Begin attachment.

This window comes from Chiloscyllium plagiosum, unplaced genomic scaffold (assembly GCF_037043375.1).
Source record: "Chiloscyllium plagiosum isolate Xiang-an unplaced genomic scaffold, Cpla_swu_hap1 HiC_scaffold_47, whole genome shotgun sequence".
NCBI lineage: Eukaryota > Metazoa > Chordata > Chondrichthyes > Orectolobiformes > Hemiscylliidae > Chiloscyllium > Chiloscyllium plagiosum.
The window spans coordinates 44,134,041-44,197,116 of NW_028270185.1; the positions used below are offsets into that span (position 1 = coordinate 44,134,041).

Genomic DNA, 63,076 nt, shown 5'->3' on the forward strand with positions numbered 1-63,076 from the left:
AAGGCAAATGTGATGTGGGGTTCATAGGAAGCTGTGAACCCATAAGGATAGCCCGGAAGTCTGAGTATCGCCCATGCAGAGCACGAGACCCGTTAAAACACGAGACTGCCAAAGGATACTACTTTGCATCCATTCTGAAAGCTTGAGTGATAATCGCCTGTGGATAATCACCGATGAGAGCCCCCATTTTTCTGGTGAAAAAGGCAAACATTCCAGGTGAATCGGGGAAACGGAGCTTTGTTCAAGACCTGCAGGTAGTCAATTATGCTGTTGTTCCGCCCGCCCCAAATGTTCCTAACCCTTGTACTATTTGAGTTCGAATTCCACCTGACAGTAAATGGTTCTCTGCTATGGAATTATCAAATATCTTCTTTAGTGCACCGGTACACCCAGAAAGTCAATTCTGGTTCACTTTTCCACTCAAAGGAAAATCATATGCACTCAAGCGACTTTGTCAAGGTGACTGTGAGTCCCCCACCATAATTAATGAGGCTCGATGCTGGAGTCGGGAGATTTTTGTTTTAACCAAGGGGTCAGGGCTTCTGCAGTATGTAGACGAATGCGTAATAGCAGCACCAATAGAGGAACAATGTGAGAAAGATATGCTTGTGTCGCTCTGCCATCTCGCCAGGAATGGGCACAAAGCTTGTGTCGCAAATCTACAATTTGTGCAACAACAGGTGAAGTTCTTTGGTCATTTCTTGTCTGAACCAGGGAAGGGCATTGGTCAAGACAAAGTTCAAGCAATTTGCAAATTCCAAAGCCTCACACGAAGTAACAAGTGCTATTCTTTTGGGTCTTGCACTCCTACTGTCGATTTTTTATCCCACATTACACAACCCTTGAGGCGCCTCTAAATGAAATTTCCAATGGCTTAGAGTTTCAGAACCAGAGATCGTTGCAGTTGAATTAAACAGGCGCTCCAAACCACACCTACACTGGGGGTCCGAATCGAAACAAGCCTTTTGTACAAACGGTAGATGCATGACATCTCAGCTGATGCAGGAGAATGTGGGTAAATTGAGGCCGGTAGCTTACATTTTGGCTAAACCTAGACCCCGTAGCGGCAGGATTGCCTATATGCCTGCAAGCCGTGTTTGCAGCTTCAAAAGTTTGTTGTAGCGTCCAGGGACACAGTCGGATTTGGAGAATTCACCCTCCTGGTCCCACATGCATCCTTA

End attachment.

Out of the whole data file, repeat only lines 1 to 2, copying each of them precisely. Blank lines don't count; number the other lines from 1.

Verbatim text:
This window comes from Chiloscyllium plagiosum, unplaced genomic scaffold (assembly GCF_037043375.1).
Source record: "Chiloscyllium plagiosum isolate Xiang-an unplaced genomic scaffold, Cpla_swu_hap1 HiC_scaffold_47, whole genome shotgun sequence".